Map/aerial photo of the area around the mill
- house converted
Whilst the site of Wendover windmill may be older, the present mill was built between 1796 and
1804 - a date carved into a beam on the second floor. The mill tower is
massive, reputedly built from 500 tonnes of bricks, brought from nearby St Leonards,
and internally does not taper (though the external taper is accounted for by the
walls narrowing as they rise up through the 5 floors).
The windmill converted from wind to steam in the late C19, as houses built
around the site affected the windflow. The rising cost of coal in the 1920's
proved the downfall of this power source by 1926, and the owning Purcell family leased the
mill to the London actress, Marion Fawcett, who converted it into a country
residence in the 1930's. After the Second World War it was probably rented for a while,
but gradually fell into disuse.
By 1953 the structure was in danger of demolition - the roof was in very
poor repair and an inner flat asphalt roof had been created with the top
two floors in their original state with ladders and trapdoors etc, though apparently
the mill was rented for a time to a dentist.
After having been on the market for a while, an advertisment in the New Statesman
caught the eye of Kenneth and Margaret Roberton, who bought the mill, and moved their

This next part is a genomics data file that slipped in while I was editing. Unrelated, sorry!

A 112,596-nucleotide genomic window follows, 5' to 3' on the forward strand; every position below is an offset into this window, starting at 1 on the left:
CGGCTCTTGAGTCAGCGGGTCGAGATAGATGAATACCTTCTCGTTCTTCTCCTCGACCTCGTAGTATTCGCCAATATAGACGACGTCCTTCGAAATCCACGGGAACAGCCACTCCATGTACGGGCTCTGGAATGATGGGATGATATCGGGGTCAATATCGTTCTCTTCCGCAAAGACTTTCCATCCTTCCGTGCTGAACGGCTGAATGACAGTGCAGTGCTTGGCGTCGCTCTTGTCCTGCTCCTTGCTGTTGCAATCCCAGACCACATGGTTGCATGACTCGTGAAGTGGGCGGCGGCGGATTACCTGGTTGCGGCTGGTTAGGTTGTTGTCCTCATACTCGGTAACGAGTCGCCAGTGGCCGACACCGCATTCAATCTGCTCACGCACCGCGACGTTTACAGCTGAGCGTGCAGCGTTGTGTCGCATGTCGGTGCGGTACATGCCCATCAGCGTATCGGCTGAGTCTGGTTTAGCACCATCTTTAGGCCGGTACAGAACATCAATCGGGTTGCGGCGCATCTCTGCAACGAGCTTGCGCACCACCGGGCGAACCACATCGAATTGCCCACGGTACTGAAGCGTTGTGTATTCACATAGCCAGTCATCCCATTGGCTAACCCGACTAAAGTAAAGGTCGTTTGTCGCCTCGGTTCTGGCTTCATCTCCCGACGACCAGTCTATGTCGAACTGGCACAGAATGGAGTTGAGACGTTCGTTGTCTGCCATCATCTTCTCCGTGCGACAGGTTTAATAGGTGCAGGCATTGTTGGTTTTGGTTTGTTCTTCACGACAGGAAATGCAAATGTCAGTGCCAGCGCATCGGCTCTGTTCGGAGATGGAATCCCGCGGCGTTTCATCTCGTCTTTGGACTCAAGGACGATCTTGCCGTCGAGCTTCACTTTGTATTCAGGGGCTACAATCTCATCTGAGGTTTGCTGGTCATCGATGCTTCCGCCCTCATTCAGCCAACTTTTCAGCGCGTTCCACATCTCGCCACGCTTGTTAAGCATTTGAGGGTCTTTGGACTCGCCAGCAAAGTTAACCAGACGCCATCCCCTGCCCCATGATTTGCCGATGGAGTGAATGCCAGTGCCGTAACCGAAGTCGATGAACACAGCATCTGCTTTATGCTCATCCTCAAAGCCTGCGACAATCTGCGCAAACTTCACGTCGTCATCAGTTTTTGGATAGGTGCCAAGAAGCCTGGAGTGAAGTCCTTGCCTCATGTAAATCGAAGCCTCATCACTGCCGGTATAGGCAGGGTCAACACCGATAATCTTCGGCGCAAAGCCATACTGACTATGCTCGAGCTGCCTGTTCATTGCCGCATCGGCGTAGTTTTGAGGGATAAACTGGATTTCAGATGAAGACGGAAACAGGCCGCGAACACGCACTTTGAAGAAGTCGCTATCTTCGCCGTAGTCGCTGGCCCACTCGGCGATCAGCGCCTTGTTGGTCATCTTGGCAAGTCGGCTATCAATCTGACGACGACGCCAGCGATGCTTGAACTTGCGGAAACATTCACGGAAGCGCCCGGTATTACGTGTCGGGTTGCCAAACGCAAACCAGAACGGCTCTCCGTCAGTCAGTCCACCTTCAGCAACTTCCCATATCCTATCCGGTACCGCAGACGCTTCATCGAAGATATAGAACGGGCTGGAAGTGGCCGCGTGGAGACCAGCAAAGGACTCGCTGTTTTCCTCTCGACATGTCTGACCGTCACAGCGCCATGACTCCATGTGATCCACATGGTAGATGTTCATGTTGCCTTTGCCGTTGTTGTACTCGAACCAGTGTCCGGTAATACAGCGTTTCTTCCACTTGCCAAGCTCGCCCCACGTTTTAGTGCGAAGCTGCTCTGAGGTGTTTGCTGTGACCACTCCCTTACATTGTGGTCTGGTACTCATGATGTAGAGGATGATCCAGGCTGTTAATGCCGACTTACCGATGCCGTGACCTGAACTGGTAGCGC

young family in on Coronation Day, 1953. The four year old Meg, and her two older
brothers found that the two top floors made great playrooms! The mill was the first
property to be sold in The Mill Estate and the adjoining properties, The Millhouse,
The Bakehouse, and The Millers Cottage were all rented for a great many years after.
They are now all privately owned. Only the adjoining granary building was never sold
by the original owners, and has passed down through the family, to Mark Goodson.
Derek Ogden, the millwright, was engaged in the mid 60's to rebuild the domed roof,
and he noted that it still retains the largest cast windshaft he had ever seen.
Some other machinery is retained at cap level. The rebuilt roof made the top
two floors habitable, and from the 1970's the family music publishing firm,
Roberton Publications was run from these, and continued to be so until
Kenneth Roberton died in May 2003.
Sales particulars - when working via steam
Four Miles from the excellent Market Town of Aylesbury.
Particulars and Conditions of Sale
OF ALL THAT
BRICK-BUILT, OCTAGONAL-SHAPED, ROOMY,
OF FIVE STORIES, DRIVING THREE PAIRS OF STONES,
WITH THE WHOLE OF THE GEARING COMPLETE;
ALSO, ATTACHED THERETO, A
12-HORSE-POWER STEAM ENGINE
And BOILER, with high Shaft, driving two separate pairs of Stones; and the necessary DRESSING MACHINES and GEAR
together with the GRANARY, STORE HOUSES, CART SHEDS, STABLES;
My thanks to Meg Roberton, who provided many of these details.
[Roberton Publications was run from the mill for many years]